In addition to physicians’ looking to replace their EHR system, so are community hospitals!
Recently, I read a report that highlighted small medical practices are not the only ones with anxiety over technology in healthcare. It seems that more than “half of all community hospitals” in the U.S. are unhappy their current EHR system. Further, the report also notes a survey of over 250 hospitals, or about 5% of all the total hospitals in the U.S., nearly 20% of the respondents are “actively looking” to replace their current EHR vendor. It seems that this problem, which is normally associated with smaller practices, is now similar to rural community hospitals. The rural community hospitals, also referred to as Critical Access Hospitals (ACH), is coming at the time they are also trying to overcome severe economic pressures.
The report went on to say, over 50% respondents said they were “unhappy with the usability” AND that their current system “lacked functionality”. What a horrible indictment of an industry that has invested at a minimum of $100 billion USD (our estimate) to upgrade their pre 2009 EHR systems. We know for a fact that the U.S. tax payers have paid over $18 billion (USD), directly to hospitals, as part of the ARA and HITECH Acts for hospitals to meet Meaningful Use standards (MU-1  and MU-2 ) for EHR, and reimburse them for the cost of upgrades.
This report paints a scary picture on meeting MU-2 standards; over 40% of the hospitals surveyed have not attested for MU-2, and most of those are still trying to attest. Additionally, a small group of around 10% has not even started the attesting process.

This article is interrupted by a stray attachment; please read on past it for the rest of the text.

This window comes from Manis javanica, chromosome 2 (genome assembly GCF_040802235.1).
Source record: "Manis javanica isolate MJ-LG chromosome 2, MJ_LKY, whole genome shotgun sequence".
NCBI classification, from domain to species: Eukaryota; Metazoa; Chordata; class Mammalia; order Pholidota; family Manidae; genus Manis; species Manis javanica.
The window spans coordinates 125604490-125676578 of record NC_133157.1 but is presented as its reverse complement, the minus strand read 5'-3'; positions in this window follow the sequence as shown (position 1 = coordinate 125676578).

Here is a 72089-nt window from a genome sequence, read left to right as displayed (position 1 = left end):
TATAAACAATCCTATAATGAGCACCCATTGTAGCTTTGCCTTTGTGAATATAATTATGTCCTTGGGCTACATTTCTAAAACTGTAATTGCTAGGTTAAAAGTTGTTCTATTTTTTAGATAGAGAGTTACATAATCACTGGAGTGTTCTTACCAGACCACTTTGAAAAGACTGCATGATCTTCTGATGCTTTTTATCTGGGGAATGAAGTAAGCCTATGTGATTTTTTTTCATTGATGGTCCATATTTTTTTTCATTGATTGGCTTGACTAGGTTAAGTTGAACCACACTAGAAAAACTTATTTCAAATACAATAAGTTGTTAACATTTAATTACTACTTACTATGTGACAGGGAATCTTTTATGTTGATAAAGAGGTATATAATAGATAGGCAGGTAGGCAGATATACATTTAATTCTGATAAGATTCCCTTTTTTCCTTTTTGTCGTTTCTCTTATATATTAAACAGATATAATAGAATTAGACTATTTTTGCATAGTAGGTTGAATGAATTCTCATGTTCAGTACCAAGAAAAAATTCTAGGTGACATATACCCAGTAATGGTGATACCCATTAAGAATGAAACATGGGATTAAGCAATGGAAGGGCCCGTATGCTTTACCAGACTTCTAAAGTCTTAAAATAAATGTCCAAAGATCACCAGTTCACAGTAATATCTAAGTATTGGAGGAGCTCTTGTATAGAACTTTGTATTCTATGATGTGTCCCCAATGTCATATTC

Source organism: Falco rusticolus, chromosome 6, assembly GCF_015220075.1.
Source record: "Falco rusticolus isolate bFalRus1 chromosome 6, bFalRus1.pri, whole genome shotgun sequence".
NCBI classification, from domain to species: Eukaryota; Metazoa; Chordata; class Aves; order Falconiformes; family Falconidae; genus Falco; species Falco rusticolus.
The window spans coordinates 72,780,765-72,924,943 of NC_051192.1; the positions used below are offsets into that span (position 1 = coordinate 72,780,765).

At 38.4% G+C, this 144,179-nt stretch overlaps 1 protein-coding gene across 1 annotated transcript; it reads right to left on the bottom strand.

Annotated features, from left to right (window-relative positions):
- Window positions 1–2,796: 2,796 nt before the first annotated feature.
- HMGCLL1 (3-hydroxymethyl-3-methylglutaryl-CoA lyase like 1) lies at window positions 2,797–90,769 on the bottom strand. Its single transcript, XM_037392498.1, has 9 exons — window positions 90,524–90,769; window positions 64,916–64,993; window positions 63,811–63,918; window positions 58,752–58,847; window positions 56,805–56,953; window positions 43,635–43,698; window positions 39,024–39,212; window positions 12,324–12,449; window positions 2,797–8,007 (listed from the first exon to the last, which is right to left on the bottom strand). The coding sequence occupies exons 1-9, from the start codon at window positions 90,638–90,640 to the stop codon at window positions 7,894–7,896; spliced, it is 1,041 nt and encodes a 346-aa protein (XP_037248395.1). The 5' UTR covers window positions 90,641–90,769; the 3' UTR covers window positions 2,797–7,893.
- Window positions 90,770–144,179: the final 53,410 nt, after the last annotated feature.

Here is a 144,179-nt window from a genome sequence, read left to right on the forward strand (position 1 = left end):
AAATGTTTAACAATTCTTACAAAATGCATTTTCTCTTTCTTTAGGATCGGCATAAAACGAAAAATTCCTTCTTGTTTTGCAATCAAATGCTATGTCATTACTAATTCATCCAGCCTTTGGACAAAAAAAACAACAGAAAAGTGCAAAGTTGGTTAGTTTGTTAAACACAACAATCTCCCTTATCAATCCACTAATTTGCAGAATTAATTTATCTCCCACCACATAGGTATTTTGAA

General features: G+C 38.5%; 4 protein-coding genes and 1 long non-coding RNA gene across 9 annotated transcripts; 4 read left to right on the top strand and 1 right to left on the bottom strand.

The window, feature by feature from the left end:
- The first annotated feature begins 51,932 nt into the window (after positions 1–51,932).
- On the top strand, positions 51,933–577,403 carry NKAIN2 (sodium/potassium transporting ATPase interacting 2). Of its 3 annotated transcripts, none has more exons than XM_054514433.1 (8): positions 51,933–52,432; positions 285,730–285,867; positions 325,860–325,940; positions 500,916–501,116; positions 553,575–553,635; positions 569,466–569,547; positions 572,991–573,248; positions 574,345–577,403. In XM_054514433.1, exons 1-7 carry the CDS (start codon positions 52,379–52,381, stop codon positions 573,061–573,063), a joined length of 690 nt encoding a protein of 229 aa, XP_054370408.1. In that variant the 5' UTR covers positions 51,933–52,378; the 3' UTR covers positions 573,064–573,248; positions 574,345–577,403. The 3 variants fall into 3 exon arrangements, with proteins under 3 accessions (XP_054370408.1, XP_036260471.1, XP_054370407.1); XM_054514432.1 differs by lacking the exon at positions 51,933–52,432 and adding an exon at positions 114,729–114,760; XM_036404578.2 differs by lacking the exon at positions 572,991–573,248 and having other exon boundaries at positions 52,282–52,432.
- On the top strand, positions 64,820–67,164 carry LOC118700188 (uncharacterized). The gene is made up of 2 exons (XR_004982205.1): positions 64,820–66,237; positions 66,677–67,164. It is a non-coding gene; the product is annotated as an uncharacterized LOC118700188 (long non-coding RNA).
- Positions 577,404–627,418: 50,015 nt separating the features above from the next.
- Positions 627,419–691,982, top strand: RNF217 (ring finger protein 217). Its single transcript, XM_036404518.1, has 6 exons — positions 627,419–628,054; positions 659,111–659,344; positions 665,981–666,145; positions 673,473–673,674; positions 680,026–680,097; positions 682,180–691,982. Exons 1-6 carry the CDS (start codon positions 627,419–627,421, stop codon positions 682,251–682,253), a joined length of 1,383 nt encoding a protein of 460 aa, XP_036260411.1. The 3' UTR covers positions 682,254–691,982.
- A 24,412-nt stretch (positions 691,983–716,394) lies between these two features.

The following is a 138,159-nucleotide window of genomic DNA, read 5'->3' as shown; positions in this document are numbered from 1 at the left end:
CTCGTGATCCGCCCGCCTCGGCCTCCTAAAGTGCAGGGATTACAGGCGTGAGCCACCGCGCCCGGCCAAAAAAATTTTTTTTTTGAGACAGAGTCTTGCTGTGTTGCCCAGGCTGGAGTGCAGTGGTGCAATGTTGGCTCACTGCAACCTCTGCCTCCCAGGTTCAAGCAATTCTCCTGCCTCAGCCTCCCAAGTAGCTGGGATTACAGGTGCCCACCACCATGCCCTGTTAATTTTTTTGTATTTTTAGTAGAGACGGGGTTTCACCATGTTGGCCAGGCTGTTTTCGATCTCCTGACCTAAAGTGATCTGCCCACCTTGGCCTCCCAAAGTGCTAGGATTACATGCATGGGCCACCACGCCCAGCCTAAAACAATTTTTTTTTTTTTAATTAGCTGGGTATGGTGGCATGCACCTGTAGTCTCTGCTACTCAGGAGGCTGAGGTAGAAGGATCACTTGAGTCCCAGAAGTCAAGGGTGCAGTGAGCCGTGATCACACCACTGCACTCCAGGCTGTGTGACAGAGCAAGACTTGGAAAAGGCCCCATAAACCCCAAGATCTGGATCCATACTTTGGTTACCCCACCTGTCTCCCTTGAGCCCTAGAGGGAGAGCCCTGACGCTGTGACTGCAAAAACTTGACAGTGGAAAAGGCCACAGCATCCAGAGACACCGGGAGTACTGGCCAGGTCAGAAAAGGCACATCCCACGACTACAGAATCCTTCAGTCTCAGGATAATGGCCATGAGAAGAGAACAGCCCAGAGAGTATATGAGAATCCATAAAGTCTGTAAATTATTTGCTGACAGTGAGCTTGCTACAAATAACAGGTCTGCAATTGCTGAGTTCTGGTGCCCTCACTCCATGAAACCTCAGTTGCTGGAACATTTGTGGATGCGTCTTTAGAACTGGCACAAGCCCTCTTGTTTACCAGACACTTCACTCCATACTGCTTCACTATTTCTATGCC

Last month Shannon Sorenson, Chief Executive Officer of Brown County Hospital in Ainsworth, Nebraska, testified before a House Ways and Means Health Subcommittee hearing on rural healthcare (CAH) disparities that the EHR Incentive Program should be closing—not widening—the digital divide between rural and urban providers.
The Centers for Medicare and Medicaid Services has documented previously that CAH are facing an uphill battle with a lower Meaningful Use achievement rates compared to traditional urban or non-CAH hospitals.
Separately, the survey report notes from HIMSS Analytics Database, 245 hospitals switched EHR vendors and 36 changed their EHR systems but did not change vendors. Another survey, sponsored by the American Medical Association, reveals that compared to five years ago, more physicians are reporting being dissatisfied or very dissatisfied with their EHR system. The survey found that close to, or more than half of all respondents, reported a negative impact in response to questions about how their EHR system improved costs, efficiency or productivity.
The problems with the adoption of an EHR is an industry wide issue, not just physician or not just hospitals issue. Not only are there the main issues of interoperability, patient control and access but, as we have discussed before on this blog, there are real issues with usability and functionality. I remind those that bring up this issue to me that the EHR and healthcare informatics is still in its early stages of development and deployment. I would equate to the relative position of the computer is the 1960s. Yes, every single office and hospital has computers, some have many computers, and most are also complex and sophisticated however, the dynamics of over 17% of U.S. GDP and those trained decades ago, will continue to be slow.
The key will be the interconnection. The ability to connect the entire healthcare delivery system in a community is what should be most relevant as that is where the care team is treating the patient. Not only should the U.S. government look at paying for hospitals and doctors to have EMRs but also, to connect them to each other. Once we connect all rural or CAH hospitals to all the doctors in their community and to other care givers, the dynamics and dissatisfaction will change. We should stop creating islands of data and create rivers of data. This approach will increase both communications (this translates to quality, and reduce the time) and access to relevant and actionable data (this translates to cost). The only way to increase quality and reduce cost is more and better connected systems.
– Noel J. Guillama, President